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Publication numberUS4354870 A
Publication typeGrant
Application numberUS 06/311,581
Publication dateOct 19, 1982
Filing dateOct 15, 1981
Priority dateJan 15, 1981
Fee statusLapsed
Publication number06311581, 311581, US 4354870 A, US 4354870A, US-A-4354870, US4354870 A, US4354870A
InventorsTheodore P. Goldstein, Louis D. Rollmann
Original AssigneeMobil Oil Corporation
Export CitationBiBTeX, EndNote, RefMan
External Links: USPTO, USPTO Assignment, Espacenet
Metals beneficiation process
US 4354870 A
A process for settling sedimentary materials wherein aqueous suspensions thereof are treated with H2 S as a means for separating clays containing metals associated therewith.
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We claim:
1. A process for recovering a clay from an aqueous suspension comprising same, the process comprising contacting said aqueous suspension with H2 S for a time sufficient to selectively precipitate the clay portion, said clay having platinum, palladium or gold associated therewith.
2. The procees of claim 1 wherein said treatment is achieved by bubbling H2 S into the aqueous suspension at a flow rate just sufficient to saturate the suspension therewith under ambient conditions of temperature and pressure.
3. The process of claim 1 wherein the aqueous suspension comprises a slime or slurry-containing phosphate and platinum, palladium or gold values.
4. The process of claim 1 wherein the clay is a particulate clay.
5. The process of claim 1 wherein said aqueous suspension comprises a montmorillonite clay containing a colloidal suspension of gold.
6. The process of claims 1 and 5 wherein, upon treatment with H2 S, precipitation of the clay is accompanied by detachment of the metal therefrom and the formation of colloidal suspension thereof in water.

This application is a continuation-in-part of U.S. Application Ser. No. 225,158, filed Jan. 15, 1981, now abandoned.


1. Field of the Invention

The invention is directed to a process of separating clays, for example those containing metal values, from various slurries and aqueous suspensions of such clays by treating them with H2 S.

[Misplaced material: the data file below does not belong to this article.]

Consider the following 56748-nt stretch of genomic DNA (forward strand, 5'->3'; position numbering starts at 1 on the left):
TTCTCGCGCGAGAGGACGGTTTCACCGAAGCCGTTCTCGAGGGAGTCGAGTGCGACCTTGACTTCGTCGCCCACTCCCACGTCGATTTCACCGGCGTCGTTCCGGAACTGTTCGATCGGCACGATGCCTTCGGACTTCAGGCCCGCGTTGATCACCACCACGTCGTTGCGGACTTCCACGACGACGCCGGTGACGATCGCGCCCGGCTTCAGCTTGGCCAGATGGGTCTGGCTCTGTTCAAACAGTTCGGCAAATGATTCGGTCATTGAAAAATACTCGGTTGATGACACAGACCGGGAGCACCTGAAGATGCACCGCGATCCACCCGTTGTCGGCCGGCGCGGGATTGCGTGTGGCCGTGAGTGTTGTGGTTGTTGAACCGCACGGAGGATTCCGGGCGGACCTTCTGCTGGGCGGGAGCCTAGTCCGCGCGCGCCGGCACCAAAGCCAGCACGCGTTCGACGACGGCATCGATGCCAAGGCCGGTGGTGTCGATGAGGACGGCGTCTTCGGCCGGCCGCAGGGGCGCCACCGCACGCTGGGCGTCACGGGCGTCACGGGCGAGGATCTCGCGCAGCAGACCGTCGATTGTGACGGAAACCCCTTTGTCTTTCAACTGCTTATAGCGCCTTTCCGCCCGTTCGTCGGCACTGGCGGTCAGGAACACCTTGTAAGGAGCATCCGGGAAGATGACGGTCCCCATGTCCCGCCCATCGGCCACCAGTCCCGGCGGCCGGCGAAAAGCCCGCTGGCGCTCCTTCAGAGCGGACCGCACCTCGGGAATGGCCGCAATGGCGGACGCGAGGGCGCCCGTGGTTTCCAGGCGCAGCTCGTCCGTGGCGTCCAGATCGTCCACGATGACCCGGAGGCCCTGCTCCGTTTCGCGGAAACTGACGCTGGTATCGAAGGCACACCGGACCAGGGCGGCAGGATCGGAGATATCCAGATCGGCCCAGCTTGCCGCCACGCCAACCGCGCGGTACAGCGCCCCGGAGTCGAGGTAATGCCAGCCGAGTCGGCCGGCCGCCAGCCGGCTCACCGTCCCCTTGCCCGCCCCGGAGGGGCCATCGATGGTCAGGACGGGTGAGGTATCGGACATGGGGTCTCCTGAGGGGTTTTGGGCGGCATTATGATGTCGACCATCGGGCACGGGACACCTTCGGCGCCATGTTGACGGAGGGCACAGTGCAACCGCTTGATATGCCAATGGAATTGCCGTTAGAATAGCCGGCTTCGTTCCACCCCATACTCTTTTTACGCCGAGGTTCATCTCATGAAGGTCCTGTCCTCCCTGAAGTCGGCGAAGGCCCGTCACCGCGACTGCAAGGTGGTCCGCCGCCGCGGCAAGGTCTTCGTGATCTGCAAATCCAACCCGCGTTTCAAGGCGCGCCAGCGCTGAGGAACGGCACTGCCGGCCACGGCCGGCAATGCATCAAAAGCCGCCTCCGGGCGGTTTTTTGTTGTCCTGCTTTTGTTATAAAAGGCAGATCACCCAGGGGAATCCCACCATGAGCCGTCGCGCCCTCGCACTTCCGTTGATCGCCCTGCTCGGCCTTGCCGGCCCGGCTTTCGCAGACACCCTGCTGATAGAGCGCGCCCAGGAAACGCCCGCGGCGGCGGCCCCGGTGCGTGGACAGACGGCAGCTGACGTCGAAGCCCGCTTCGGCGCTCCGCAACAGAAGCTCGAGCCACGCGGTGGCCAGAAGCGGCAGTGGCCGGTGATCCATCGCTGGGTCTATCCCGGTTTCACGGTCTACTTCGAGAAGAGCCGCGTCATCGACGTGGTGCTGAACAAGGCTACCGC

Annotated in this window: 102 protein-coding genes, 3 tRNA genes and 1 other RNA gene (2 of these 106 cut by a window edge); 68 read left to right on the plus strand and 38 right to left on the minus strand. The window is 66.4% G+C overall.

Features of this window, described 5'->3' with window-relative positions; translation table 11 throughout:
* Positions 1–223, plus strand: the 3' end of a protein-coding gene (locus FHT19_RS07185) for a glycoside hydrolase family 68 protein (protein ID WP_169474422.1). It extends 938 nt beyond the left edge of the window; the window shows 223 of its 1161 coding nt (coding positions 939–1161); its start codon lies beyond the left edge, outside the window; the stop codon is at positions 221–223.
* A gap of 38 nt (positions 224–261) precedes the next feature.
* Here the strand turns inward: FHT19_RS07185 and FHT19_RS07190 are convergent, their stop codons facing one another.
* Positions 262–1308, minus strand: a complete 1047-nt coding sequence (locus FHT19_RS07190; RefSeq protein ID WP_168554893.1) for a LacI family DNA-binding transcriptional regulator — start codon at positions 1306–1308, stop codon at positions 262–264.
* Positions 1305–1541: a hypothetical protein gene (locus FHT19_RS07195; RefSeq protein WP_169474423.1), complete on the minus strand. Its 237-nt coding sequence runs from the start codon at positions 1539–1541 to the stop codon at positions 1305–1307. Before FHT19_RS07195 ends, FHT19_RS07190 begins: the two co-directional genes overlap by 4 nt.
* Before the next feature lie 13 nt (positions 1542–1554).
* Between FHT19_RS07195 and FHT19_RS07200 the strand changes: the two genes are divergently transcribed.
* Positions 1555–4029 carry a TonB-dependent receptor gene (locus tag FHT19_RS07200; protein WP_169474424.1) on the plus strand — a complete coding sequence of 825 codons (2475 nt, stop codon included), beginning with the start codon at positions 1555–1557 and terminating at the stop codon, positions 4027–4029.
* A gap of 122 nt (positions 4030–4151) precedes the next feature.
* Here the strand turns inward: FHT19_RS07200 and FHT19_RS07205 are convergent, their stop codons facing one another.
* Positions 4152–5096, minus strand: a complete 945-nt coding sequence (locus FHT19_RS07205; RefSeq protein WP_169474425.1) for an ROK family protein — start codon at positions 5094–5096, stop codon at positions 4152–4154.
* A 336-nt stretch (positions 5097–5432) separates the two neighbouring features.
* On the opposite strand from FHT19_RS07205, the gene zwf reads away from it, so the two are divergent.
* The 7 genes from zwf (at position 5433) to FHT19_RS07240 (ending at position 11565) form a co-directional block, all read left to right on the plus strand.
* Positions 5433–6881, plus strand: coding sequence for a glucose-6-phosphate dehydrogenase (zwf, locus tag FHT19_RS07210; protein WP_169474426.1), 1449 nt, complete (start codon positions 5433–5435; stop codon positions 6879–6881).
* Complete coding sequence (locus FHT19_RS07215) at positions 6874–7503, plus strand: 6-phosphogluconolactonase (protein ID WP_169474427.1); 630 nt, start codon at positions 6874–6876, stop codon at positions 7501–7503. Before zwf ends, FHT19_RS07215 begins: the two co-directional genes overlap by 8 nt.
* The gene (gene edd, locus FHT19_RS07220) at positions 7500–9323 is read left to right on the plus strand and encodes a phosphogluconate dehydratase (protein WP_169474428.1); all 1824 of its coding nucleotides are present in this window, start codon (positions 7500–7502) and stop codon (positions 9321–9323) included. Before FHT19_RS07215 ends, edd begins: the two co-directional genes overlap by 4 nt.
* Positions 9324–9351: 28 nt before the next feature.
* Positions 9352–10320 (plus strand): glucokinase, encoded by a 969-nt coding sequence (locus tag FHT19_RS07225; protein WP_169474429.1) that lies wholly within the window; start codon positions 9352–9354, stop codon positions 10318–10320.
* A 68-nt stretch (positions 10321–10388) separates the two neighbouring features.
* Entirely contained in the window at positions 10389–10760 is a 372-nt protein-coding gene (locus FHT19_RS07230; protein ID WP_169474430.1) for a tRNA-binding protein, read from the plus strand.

2. Discussion of the Prior Art

Sedimentation of clay-containing slimes is conventionally effected by addition of a flocculant, typically an organic polymer. Thus it was surprising to find that contact with H2 S can have a similar effect. This is important because not only does it provide a way to separate clays, such as phosphate slimes and the like from oggolmerates, but it also indirectly provides a way to gain easier access to metals that are or may be attached to the clay. It should be emphasized that this type of metal removal is not the same as the known H2 S treatment of certain media to remove metals present in compound form by precipitation as the sulfide. This is known, for example, from U.S. Pat. No. 1,787,192, in which various elements are precipitated from dilute phosphoric acid with H2 S; U.S. Pat. No. 4,127,639, which discloses the selective precipitation with H2 S of silver, from aqueous lead solutions obtained by hot chloride leaching of residues containing lead and silver; and Russian Pat. No. 554209, teaching the recovery with H2 S of alkaline earth metals from sludge arising from aqueous leaching of melts of their metal sulfides.


In accordance with the present invention, there is provided a process of recovering a metal-bearing clay, said metal being platinum, palladium or gold, from an aqueous suspension comprising said metal-bearing clay, by contacting said suspension with H2 S.


This invention is generally adaptable to any clay-containing sedimentary materials, from whatever source. As mentioned hereinabove the process of the present invention is particularly suited to phosphate slimes and to other clays having, for example, platinum, palladium, or gold associated therewith. Clays to which the method embodied herein is highly adaptable include, but are not limited to, clays such as montmorillonite clays, as for example, bentonite, attapulgite, hectorite, illite saponite, sepiolite, luotite, vermiculite, fullers earth and the like.